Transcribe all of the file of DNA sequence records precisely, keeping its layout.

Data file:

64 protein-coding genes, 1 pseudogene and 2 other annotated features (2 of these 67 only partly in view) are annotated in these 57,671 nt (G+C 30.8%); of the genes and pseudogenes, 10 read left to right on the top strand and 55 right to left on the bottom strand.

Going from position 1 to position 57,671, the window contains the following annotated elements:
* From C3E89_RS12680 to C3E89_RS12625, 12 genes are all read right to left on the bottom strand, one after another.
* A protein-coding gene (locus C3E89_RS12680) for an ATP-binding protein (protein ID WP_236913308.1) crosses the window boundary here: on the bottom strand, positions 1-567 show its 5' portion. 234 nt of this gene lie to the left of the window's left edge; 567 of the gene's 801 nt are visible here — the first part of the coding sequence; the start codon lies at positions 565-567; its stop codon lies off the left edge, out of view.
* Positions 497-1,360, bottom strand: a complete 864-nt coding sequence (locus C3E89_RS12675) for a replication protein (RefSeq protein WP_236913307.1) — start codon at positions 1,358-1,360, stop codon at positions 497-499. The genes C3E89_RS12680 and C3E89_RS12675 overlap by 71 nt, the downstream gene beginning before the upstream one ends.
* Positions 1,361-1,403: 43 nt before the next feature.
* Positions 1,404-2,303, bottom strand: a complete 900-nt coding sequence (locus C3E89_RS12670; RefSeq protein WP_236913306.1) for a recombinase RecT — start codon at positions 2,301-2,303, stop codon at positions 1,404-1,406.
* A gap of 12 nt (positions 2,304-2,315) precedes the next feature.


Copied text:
64 protein-coding genes, 1 pseudogene and 2 other annotated features (2 of these 67 only partly in view) are annotated in these 57,671 nt (G+C 30.8%); of the genes and pseudogenes, 10 read left to right on the top strand and 55 right to left on the bottom strand.

Going from position 1 to position 57,671, the window contains the following annotated elements:
* From C3E89_RS12680 to C3E89_RS12625, 12 genes are all read right to left on the bottom strand, one after another.
* A protein-coding gene (locus C3E89_RS12680) for an ATP-binding protein (protein ID WP_236913308.1) crosses the window boundary here: on the bottom strand, positions 1-567 show its 5' portion. 234 nt of this gene lie to the left of the window's left edge; 567 of the gene's 801 nt are visible here — the first part of the coding sequence; the start codon lies at positions 565-567; its stop codon lies off the left edge, out of view.
* Positions 497-1,360, bottom strand: a complete 864-nt coding sequence (locus C3E89_RS12675) for a replication protein (RefSeq protein WP_236913307.1) — start codon at positions 1,358-1,360, stop codon at positions 497-499. The genes C3E89_RS12680 and C3E89_RS12675 overlap by 71 nt, the downstream gene beginning before the upstream one ends.
* Positions 1,361-1,403: 43 nt before the next feature.
* Positions 1,404-2,303, bottom strand: a complete 900-nt coding sequence (locus C3E89_RS12670; RefSeq protein WP_236913306.1) for a recombinase RecT — start codon at positions 2,301-2,303, stop codon at positions 1,404-1,406.
* A gap of 12 nt (positions 2,304-2,315) precedes the next feature.